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Gazprom: Europe to Blame for Low Yamal Gas Flows

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Russian gas giant Gazprom has echoed President Vladimir Putin's argument that Europe's energy crisis is a problem of its own making.

In an interview with the Rossiya 1 TV channel, Gazprom spokesman Sergei Kupriyanov said the suspension of westward flows of Russian gas into Germany via the Yamal-Europe pipeline reflect a lack of buying interest.

Westward shipments of gas via the pipeline have now been suspended for seven straight days, driving spot natural gas prices to record levels.

European electricity prices — which closely track gas prices — have also surged in recent weeks and months.

Kupriyanov said accusations that Gazprom has deliberately withheld gas from Europe are "groundless and unacceptable and, simply put, lies."

Nord Stream 2

Some politicians and pundits have suggested that state-controlled Gazprom has been taking advantage of its position as Europe's biggest gas supplier to rein in volumes and drive prices higher.

They argue that Gazprom and Russia have also sought to keep supplies tight to pressure Germany and the EU into expediting final approval of Gazprom's new Nord Stream 2 gas pipeline.

Putin has countered that European policymakers sowed the seeds of the energy crisis by making the region too dependent on renewables and favoring spot gas purchases over long-term contracts with Gazprom.

Kupriyanov said westward flows via Yamal-Europe had dried up because buyers had not been placing daily nominations for Russian gas.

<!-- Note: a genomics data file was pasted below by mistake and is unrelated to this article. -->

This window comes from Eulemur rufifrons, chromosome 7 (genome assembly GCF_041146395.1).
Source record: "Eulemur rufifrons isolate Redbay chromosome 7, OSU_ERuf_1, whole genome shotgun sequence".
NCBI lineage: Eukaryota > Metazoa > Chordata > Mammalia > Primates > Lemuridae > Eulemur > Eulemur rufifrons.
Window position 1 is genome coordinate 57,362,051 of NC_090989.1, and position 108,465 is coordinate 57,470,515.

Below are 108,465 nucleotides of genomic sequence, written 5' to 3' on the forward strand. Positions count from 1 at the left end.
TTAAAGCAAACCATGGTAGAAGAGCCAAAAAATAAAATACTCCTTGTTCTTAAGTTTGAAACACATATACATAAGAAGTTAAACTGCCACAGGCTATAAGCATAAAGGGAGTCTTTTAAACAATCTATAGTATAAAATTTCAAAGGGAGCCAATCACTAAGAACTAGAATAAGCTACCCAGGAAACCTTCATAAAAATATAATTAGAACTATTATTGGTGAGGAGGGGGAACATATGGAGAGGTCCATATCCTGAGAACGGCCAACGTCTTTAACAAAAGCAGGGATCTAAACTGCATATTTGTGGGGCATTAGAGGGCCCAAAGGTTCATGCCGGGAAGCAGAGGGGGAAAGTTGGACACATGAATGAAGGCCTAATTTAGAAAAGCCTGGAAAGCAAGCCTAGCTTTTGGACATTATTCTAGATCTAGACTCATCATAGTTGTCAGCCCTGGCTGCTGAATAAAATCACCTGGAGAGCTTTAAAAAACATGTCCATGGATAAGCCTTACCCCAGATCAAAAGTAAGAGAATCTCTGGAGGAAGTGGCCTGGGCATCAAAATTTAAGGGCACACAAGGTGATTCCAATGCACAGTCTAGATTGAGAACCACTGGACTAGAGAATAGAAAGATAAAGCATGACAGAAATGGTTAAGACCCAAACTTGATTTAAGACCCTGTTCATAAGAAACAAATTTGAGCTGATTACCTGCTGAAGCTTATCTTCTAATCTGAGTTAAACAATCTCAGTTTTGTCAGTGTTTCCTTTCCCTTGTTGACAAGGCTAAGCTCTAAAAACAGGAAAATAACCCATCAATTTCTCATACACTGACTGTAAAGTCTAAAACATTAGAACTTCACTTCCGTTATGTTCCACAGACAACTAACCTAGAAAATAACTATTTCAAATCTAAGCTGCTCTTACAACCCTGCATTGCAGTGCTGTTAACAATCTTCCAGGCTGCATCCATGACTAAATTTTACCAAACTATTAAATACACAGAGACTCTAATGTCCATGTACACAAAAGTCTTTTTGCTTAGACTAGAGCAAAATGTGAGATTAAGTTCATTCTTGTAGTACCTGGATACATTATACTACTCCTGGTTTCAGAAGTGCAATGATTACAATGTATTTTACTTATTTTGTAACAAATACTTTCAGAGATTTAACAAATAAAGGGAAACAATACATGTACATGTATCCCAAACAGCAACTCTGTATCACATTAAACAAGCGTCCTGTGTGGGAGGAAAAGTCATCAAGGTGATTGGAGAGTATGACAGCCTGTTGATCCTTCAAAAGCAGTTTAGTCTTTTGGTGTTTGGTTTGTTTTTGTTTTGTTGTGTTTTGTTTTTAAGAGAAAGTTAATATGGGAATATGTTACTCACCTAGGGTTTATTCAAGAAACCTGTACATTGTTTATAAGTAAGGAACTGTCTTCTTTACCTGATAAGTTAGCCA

Putin noted that some gas has been flowing eastward on Yamal-Europe from Germany to Poland and suggested that some of it could be ending up in Ukraine, which ended direct purchase from Russia in 2015.

Putin suggested that traders were generating billions of dollars in profits on such deals because the price paid for gas under Gazprom's long-term contracts was much lower than recent spot market prices.

Price Gap

Buyers have indeed reduced their daily nominations, but that is largely because Gazprom's hub-linked prices are now too high, making gas injected into storage during the summer a significantly cheaper option.

Gazprom itself acknowledged last month that high prices had started to erode demand for gas, including pipeline deliveries from Russia.

The company's prices are indeed lower than spot market prices, but not by as much as Putin has suggested.

More than 80% of Gazprom's exports this year are priced off gas hubs, with almost 50% linked to spot prices.

Energy Intelligence estimated Gazprom's average price at the German border at around $19.8 per million Btu for December, down from $23.3/MMBtu in November but up from $17/MMBtu in October.

The Dutch TTF spot price was $29.7/MMBtu at the start of December, $21.8/MMBtu in early November and $30/MMBtu in early October.

Value Over Volume

Gazprom's critics say it appears to have been pursuing a value-over-volume policy this year.

It has not shipped any extra gas via Ukraine and it has allowed its its own storage facilities in Europe to become depleted. It has also opted not to sell significant volumes in the spot market to increase its market share.

Gazprom's strongest argument in its defense is that it has met all of its contractual obligations and has no obligation to sell additional volumes.

That is also true of its Ukrainian transit volumes, which recently exceeded the contractual ship-or-pay level of 40 Bcm for this year.

Kupriyanov also noted that Gazprom's 2021 exports to Germany, Italy, Turkey, Bulgaria, Serbia, Denmark, Finland and Poland have exceeded 2020 levels.

Nevertheless, the company's overall 2021 exports to Europe, including Turkey, will barely exceed last year's level of 175 Bcm and will fall far short of pre-pandemic levels of around 200 Bcm/yr.

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